JOHN CLAYTON & THE MAGIC NUMBER 7- John Clayton has been mentioning a number on the airwaves that I agree with -- $7M per year. $7M is more than DE John Abraham's recent deal and less than Robert Mathis' recent deal. In my business - I call that "bracketing." I think the highest the outside market would pay Clemons would be $8M per year, especially when you fast-forward a year and Clemons is 32 years old. I don't quite see $8M happening, in all honesty. I think his true market value would actually be closer to $7M per year.

SCENARIO A - The Seahawks could pay Clemons $4M in 2012, knowing they could franchise him at $10.6M (franchise number will change, but this is the best number we have - the 2012 figure). Over a two-year time period, the Seahawks would be paying Clemons about $14-15m total. This equates to a bit above $7M per year.

SCENARIO B - The Seahawks could pay Clemons $4M in 2012, and then sign him to another 3 year deal once the season is over, and avoid the franchise tag. Here is what that type of contract could look like:

$10M signing bonus, $3M base salary in 2013, $4M base salary in 2014, $4M base salary in 2015.

In all likelihood, the 2015 salary would not be guaranteed.

So, in review, the deal, ignoring 2015, would be $4M in 2012, $13M (signing bonus plus base) in 2013, $4M in 2014 = $21M Total.

Basically, $7M per year over three years.

SCENARIO C - If we take the Pasquarelli report at face value, the Seahawks current extension offer is:

$8M for 2012, $4.5M for 2013, and $5.5M for 2014. $18M Total. It sounds like this was just the first offer - and Eric Williams reports his source is saying there has been no "formal rejection on any deal, and the two sides continue to negotiate." I don't know. Perhaps the Seahawks stick to their guns. Or, perhaps the Seahawks have some room in this negotiation and this is not a take-it-or-leave-it situation.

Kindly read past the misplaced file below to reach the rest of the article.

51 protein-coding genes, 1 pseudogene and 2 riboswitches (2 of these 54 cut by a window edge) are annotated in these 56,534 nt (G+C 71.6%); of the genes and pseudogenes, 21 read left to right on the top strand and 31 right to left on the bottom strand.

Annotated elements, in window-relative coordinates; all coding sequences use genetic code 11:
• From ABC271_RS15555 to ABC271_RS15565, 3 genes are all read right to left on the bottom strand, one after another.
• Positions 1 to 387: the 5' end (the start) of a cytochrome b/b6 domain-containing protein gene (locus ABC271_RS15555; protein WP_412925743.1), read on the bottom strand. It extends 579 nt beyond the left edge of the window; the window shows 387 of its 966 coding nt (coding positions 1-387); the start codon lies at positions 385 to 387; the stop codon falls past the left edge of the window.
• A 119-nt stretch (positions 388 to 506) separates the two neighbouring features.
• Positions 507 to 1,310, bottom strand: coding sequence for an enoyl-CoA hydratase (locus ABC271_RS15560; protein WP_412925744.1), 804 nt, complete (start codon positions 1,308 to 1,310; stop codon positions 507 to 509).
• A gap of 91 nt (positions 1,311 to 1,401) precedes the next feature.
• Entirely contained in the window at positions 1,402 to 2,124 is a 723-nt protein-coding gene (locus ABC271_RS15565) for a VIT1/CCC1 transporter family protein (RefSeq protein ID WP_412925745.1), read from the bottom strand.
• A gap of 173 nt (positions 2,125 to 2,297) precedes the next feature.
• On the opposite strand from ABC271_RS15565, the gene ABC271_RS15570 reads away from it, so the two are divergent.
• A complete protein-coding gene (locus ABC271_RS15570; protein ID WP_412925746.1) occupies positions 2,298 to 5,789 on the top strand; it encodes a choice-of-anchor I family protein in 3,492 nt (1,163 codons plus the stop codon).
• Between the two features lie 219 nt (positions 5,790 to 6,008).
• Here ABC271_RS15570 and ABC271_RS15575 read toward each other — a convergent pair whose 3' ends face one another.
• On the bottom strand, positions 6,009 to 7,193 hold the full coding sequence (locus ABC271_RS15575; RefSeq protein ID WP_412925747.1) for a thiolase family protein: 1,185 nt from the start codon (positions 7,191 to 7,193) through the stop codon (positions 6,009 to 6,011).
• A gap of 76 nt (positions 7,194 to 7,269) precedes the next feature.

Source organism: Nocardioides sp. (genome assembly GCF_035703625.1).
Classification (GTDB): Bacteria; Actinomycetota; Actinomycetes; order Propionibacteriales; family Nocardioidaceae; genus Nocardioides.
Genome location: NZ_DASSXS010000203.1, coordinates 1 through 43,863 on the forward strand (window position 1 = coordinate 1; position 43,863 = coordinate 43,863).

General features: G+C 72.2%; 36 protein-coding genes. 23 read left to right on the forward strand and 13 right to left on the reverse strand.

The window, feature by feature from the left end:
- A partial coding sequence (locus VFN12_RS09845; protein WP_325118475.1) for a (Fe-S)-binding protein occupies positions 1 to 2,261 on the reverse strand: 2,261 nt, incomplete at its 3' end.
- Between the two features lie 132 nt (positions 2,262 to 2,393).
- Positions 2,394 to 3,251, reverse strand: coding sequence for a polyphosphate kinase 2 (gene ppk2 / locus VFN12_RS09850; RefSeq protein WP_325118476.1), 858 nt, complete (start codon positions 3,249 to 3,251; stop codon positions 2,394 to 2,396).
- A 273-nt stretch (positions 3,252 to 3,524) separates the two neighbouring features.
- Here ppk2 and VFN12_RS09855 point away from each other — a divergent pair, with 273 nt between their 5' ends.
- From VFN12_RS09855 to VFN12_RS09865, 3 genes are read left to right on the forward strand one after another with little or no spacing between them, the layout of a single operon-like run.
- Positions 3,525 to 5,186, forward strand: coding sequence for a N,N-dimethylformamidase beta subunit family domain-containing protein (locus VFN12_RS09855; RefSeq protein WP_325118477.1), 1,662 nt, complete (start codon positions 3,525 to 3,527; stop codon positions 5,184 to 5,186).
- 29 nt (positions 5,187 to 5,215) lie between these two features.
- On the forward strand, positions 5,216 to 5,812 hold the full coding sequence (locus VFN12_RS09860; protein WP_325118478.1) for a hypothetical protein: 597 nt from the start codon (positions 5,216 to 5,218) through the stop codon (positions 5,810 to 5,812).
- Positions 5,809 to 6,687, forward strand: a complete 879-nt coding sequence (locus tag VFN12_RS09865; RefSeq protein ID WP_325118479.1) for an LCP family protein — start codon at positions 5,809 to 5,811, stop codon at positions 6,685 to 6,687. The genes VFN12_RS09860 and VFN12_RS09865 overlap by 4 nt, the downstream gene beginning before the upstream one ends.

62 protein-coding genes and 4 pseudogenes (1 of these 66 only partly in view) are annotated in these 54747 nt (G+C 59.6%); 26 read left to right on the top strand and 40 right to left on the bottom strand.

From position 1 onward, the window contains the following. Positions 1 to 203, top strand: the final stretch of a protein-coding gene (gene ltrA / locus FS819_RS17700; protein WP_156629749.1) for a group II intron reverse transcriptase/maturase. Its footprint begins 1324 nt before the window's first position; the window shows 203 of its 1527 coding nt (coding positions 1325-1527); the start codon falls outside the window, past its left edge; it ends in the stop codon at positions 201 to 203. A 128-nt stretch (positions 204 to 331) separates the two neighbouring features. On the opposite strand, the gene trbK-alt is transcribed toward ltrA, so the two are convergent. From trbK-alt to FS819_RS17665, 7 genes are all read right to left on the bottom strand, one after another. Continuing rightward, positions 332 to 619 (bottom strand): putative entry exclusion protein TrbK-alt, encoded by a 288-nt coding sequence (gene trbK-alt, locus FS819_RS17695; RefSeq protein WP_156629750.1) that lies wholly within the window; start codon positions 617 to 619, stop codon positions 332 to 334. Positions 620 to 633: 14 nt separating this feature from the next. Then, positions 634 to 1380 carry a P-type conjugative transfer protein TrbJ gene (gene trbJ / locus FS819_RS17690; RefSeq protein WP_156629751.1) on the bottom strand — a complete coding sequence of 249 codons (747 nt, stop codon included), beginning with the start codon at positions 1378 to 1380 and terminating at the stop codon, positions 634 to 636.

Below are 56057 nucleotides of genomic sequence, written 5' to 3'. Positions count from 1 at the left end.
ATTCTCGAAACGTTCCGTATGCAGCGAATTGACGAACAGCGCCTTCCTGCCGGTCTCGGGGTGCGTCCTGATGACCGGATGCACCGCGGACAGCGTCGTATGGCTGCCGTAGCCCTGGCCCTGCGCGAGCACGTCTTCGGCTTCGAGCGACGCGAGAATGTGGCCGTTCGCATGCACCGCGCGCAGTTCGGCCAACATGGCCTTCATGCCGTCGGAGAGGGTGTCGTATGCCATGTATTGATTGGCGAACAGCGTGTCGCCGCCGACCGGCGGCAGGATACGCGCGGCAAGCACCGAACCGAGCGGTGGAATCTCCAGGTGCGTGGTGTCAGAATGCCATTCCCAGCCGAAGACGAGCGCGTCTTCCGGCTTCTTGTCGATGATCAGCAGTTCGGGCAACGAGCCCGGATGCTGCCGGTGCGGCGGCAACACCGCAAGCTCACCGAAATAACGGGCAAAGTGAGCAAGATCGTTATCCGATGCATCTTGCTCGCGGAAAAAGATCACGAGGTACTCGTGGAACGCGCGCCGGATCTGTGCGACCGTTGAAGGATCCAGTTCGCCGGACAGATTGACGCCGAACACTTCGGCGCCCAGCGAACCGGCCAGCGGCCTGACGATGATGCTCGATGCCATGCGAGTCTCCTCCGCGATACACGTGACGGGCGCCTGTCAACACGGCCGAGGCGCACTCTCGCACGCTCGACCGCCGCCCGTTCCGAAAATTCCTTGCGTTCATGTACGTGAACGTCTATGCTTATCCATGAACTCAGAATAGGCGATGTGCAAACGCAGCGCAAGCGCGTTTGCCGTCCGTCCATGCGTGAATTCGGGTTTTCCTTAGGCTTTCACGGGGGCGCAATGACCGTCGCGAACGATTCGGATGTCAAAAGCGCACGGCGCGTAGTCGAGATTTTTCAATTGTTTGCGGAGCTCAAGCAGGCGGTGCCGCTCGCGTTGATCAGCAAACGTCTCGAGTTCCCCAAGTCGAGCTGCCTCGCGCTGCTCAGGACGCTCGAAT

Personally, I can see the Seahawks ceiling be somewhere close to: $8M in 2012, $6.5M in 2013 and $6.5M in 2014. Again, this equates to $7M per year. I don't see the Seahawks paying more than that, and I could see the final extension being done for a bit less than that.

Under this "$8M, $6.5M, $6.5M" scenario above, the Seahawks would be paying out $14.5M total for the combined 2012 and 2013 seasons. This $14.5 would be roughly the same amount they would spend if they kept the 2012 contract at the existing $4M and franchised Clemons at $10.6M in 2013.


The Seahawks have some leverage in this scenario. Points of leverage include:

*Bruce Irvin.
*The idea (whether true or not) that Clemons thrived in Seattle and may not be as valuable and productive in another system.
*The fact that Clemons will be 31 soon.
*the Franchise Tag.

Chris Clemons has some leverage as well. His side of the argument:

*I am good.
*Look at the market for defensive ends - they aren't exactly cheap.
*The Seahawks need two outside pash rushers, not just one.
*You need to save the 2013 Franchise Tag for other, younger players coming due in 2013 such as Max Unger or Jason Jones.

CONCLUSION - I, slightly, lean toward the opinion the Seahawks and Chris Clemons will work an extension that runs through 2014, and I think it will be to the tune of around $7M per year. I would see the three-year base salaries being $8M, $6.5M, $6.5M, or perhaps $8M, $7M, $6M, and I think the key sticking point will be whether the 2014 base salary will be guaranteed.

And, if the two sides do fall apart, I think that could be the reason. The Seahawks may refuse to guarantee 2014, and Clemons may feel very strongly that some other NFL team would. The 2013 salary, whether it's one of $5M, $6M, or $7M, is less of an issue in my mind.

In the end though - I think the extension does get done. We will see.